Oilers late round drafting has been a sore spot, they need to look outside the west.

    • The Soup Fascist

      Not that Moroz is a surefire NHLer – jury is still out – but I would contend that his numbers were hurt, not helped, by being on a 3rd line of a very good team. Laxdal plays the crap out of his top 2 lines – especially in offensive zone starts. I would suggest Moroz’s numbers would be better as a 1st line player in say …. Moose Jaw, than a 3rd liner in Edmonton.

      At the end of the day, big numbers do not typically get generated unless you get a fair bit of PP and top six opportunities. If he has less than 50 points next year in a starring role on this team then we have issues.

      As a 19 year old in the top 6 next year, I would expect 65 or more points, even though the team will likely be weaker. The kid has scored some pretty nice goals. I would say skill has always been there … opportunity has not. Sammuelsson is certainly a tier above in terms of talent, and would have been a very good pick, but too early to write off Moroz IMO. He may not end up being Milan Lucic but he is definitely NOT Cameron Abney either.

      I am thinking a Ryane Clowe type is not out of the question based on skillset, size and numbers. Having said that these are kids so who the hell knows??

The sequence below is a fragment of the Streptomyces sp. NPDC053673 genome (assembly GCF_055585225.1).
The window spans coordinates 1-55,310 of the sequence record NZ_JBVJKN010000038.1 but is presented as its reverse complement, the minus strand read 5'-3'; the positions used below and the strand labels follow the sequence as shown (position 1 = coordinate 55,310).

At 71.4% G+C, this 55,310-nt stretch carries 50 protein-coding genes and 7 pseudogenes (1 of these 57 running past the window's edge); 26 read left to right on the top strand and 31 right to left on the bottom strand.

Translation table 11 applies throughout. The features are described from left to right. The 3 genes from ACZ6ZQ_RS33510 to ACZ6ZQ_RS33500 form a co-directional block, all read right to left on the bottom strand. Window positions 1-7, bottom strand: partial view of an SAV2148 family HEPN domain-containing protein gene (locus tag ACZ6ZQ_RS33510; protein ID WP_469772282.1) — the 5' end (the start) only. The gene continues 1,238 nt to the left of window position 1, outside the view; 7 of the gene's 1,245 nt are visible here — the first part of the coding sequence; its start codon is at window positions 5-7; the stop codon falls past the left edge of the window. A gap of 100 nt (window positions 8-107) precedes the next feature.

• RyanCoke

    With Gagner, Nuge, Hall, Eberle, Yakupov, and Paajarvi, I’d suggest our top 6 will be solid for years to come (I’ll suggest 5-10 years). So I don’t blame them for drafting guys who will need to fill into spots they need down the road (ie: bottom six). A guy who can shut other players down is incredibly valuable, and if he provides that grit and the potential to jump into the top 6 in the event of injuries, even better. I, for one, am a big Moroz fan, but I hope his development is a little faster than our more recent 2nd round picks.

  • RyanCoke

    I talked to Rich Sutter, Lukas’s dad at a Pirates game while at the draft after the first two rounds, he told me the Oilers had said that if Moroz was gone they were going to take Lukas.Being from Viking I had always hoped a Sutter would play for the Oilers, I guess there are a couple more that could be NHL’s someday, for now just Duane the scout.

  • RyanCoke

    At the risk of being a pessimist, I bet Moroz doesn’t have an NHL career.

    They should have drafted Brandon Saad in the 2nd round back in 2011 but took Musil instead because they were filling an organizational need. Why they continue to draft for need vs. best player available I will never understand.

  • The Oilers Shot Clock

    A more eager version of Eager perhaps. Didnt like the pick then, still dont like it now. I really wanted them to make a deal to grab Samuelsson at the draft but i think we all did.

  • I was hoping beyond hope they would have been able to get Henrik…. they needed to trade up, something, to get him. Dont know if there was a deal to be made to get that extra fist round pick, I guess well never know.

    • Absolutely bang-on. Theres no way that phoenix would part with the #27 for #31 plus something? Mr. Dithers comes through again for us. The Oilers were high on Samuelsson, kid is unreal. Moroz was a backup plan that was a miserable selection. When Henrik Samuelsson makes it to the ‘chel and crushes an oiler and gets suspended, I will shed a single tear, and not for our guy…